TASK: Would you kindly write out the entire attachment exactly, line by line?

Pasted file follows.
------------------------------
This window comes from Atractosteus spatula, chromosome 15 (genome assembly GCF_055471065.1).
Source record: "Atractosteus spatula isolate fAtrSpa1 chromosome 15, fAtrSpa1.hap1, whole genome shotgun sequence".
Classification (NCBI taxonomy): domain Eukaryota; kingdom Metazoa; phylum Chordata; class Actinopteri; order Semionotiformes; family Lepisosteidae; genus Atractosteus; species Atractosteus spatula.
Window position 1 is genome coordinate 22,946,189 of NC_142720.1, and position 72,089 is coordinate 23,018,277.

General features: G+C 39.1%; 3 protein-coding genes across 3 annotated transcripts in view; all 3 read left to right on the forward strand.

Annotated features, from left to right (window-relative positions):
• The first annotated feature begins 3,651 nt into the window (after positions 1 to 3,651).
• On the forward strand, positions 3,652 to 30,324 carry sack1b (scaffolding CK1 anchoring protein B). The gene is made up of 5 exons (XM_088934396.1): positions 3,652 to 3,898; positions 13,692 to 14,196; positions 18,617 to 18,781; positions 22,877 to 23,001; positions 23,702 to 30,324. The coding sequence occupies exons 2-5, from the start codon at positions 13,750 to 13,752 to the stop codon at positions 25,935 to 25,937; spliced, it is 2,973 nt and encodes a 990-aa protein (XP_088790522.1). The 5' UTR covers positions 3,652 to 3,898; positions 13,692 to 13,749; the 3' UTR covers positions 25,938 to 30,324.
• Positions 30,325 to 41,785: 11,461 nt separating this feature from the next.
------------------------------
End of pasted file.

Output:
This window comes from Atractosteus spatula, chromosome 15 (genome assembly GCF_055471065.1).
Source record: "Atractosteus spatula isolate fAtrSpa1 chromosome 15, fAtrSpa1.hap1, whole genome shotgun sequence".
Classification (NCBI taxonomy): domain Eukaryota; kingdom Metazoa; phylum Chordata; class Actinopteri; order Semionotiformes; family Lepisosteidae; genus Atractosteus; species Atractosteus spatula.
Window position 1 is genome coordinate 22,946,189 of NC_142720.1, and position 72,089 is coordinate 23,018,277.

General features: G+C 39.1%; 3 protein-coding genes across 3 annotated transcripts in view; all 3 read left to right on the forward strand.

Annotated features, from left to right (window-relative positions):
• The first annotated feature begins 3,651 nt into the window (after positions 1 to 3,651).
• On the forward strand, positions 3,652 to 30,324 carry sack1b (scaffolding CK1 anchoring protein B). The gene is made up of 5 exons (XM_088934396.1): positions 3,652 to 3,898; positions 13,692 to 14,196; positions 18,617 to 18,781; positions 22,877 to 23,001; positions 23,702 to 30,324. The coding sequence occupies exons 2-5, from the start codon at positions 13,750 to 13,752 to the stop codon at positions 25,935 to 25,937; spliced, it is 2,973 nt and encodes a 990-aa protein (XP_088790522.1). The 5' UTR covers positions 3,652 to 3,898; positions 13,692 to 13,749; the 3' UTR covers positions 25,938 to 30,324.
• Positions 30,325 to 41,785: 11,461 nt separating this feature from the next.